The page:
The development of international production and sales chains drives an immense appetite for capital. Satisfying this appetite in an economy marked by increasing international integration requires security rights robust enough to lower the cost of capital. During the 1960s, secured transactions law gradually became a central focus for private law scholars in general, especially for comparatists. Some of Drobnig’s publications contributed to a shift whereby the former analysis, rooted in property law doctrine, saw itself complemented and at times supplanted by the economic-functional analysis of secured transactions. He had written several papers on comparative law and conflicts of laws that were to be the groundwork for his habilitation monograph. Though he never finished the monograph, his work on secured transactions in movables made its way into a report occasioned by the Fifty-first Forum of the Association of German Jurists[6] as well as into a comprehensive comparative legal study for UNCITRAL. Researchers still refer to it today.[7] He would continue to concentrate on secured transactions for many years to come. The collapse of the eastern European socialist systems created an enormous thirst for capital and a corresponding need for secured lending, and he was able to provide welcome advice toward the creation of a model law for registered liens at the European Bank for Reconstruction and Development.[8] In his efforts to bring about a Europeanization of civil law, he was actively working to create a European law on secured transactions in movables till just a few years ago.[9]

In spite of itself, western Germany since the 1960s has attracted an ever-increasing number of immigrants. Their entry into the fabric of society had long been the preserve of civil society and private initiatives. Much is required to integrate into a foreign country. Some of that is legal advice for those who, with their languages and cultures, and because of their dual relationship to the legal systems of a home and a host country, encounter problems in the space in between. In Germany, many bilateral lawyers’ organizations have grown up around this kind of specialization. Here, at the periphery of his scholarship, Drobnig was also active. In 1986, as a platform for discussion of Turkish law in Germany and German law in Turkey, he founded the German-Turkish Lawyers’ Association in Hamburg with Tuğrul Ansay (1930 – 2022), a former dean of the University of Ankara’s law faculty. Ansay was general secretary; Drobnig soon became chair. The organization’s conferences were a forum for research into practical legal issues surrounding family and succession, contracts, real estate, conflicts of laws, immigration, public benefits, and labour and employment as faced by Germany’s largest immigrant population, people with Turkish backgrounds.

The Bundespräsident awarded Drobnig a Federal Cross of Merit, of the highest rank, for his indirect contribution to the integration of people with Turkish roots. For his scholarship, he received accolades in the form of honorary doctorates from the universities of Basel, Osnabrück, and Budapest. For his seventieth birthday, the directors of Hamburg’s Max Planck Institute edited a Festschrift for him, in which authors from all over the world documented their high esteem for Drobnig the scholar.[10] But his many honours cannot distort the picture of Ulrich Drobnig the person. He respected everyone around him: students and professors, library workers, secretaries, administrative staff. He is survived by five children and a slew of grandchildren. To us, however, he gave the impression that his world was the Institute; and he gave much to it.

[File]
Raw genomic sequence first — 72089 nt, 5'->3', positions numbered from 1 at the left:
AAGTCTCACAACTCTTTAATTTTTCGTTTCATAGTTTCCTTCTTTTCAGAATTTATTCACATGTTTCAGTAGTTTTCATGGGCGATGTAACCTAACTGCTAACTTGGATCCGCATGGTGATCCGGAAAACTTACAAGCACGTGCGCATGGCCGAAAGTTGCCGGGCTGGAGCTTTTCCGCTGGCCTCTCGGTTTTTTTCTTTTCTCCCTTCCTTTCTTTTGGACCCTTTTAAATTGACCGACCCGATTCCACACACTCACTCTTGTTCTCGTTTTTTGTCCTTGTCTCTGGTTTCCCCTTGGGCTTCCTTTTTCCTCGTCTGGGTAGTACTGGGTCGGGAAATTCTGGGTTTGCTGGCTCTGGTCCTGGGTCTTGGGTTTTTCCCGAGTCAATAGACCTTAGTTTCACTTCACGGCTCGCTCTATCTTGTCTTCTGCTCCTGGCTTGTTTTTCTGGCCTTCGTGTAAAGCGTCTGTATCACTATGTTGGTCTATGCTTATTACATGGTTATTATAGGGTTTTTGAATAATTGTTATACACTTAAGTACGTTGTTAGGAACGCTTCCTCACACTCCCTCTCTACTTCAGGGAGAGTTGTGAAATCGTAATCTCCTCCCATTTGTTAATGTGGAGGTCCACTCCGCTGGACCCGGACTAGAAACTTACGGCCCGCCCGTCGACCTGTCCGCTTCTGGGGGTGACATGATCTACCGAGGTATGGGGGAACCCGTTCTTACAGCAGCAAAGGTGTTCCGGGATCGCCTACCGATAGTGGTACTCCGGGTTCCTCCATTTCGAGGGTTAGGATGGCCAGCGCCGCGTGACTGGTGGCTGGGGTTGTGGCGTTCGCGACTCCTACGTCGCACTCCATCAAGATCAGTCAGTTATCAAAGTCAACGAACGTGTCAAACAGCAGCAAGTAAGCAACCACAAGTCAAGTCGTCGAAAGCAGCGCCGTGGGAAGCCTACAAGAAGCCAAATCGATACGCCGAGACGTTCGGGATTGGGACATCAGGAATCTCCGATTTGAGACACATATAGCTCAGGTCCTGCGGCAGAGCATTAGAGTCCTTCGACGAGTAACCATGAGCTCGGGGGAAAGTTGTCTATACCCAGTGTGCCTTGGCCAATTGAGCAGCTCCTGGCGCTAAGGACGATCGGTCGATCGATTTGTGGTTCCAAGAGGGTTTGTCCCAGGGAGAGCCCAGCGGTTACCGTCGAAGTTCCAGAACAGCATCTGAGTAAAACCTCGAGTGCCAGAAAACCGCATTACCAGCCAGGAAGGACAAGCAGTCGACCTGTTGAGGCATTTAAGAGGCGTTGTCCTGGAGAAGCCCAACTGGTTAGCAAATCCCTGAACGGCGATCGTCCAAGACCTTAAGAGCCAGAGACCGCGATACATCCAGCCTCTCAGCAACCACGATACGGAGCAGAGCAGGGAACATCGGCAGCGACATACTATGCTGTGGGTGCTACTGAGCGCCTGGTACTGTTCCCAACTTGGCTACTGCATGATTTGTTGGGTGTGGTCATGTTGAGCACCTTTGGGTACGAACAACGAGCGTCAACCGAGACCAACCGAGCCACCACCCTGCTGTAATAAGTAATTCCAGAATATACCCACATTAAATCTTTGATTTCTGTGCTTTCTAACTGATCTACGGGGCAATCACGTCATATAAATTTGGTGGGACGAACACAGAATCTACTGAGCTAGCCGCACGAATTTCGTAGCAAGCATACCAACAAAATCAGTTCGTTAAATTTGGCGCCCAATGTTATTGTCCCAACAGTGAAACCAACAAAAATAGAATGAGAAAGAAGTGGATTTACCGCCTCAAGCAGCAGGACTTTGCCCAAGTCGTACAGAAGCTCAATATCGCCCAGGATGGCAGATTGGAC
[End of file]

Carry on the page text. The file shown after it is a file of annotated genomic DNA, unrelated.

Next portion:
Jürgen Basedow


[1]           Ulrich Drobnig, The International Encyclopedia of Comparative Law: Efforts toward a worldwide Comparison of Law, Cornell Int. L. J., 5 (1972) 113-129 (113).

[2]           Drobnig, previous fn., Cornell Int. L. J., 5 (1972) 124.

[3]         A list of his publications through 1997 was compiled at the Institute by Marianne Runkel in: Jürgen Basedow/Klaus Hopt/Hein Kötz, editors, Festschrift für Ulrich Drobnig zum siebzigsten Geburtstag, Tübingen 1997, p. 749-769.

[4]         Verstößt das Staatsangehörigkeitsprinzip gegen das Verbot der Diskriminierung des EWG-Vertrages? (Does the nationality principle violate the EC treaty’s ban on discrimination?) RabelsZ 34 (1970) 636-662 (645, 649).

[5]         Thesen [des Instituts] zur Reform des Internationalen Privat- und Verfahrensrechts (Theses [of the Insitute] on reforming private international and procedural law), RabelsZ 44 (1980) 344-366 (345-6).

[6]           Ulrich Drobnig, Empfehlen sich gesetzliche Maßnahmen zur Reform der Mobiliarsicherheiten? (Should there be legislation to reform secured transactions in movables?) Report F, in: Verhandlungen des 51. Deutschen Juristentages, vol. 1, Gutachten (Reports). München 1976, F 1-F 99.

[7]           See Report of the Secretary General, Study on Security Interests, UN-Doc. A/CN.9/131, UNCITRAL Yearbook VIII (1977) 171-221, in which Drobnig’s study is reprinted verbatim.

[8]          He was a member of the advisory board. European Bank for Reconstruction and Development, Model Law on Secured Transactions, London 1994; digital edition 2004, at viii.

[9]           Ulrich Drobnig/Ole Böger, Proprietary Security in Movable Assets, München 2015.

[10]          See above at fn. 3.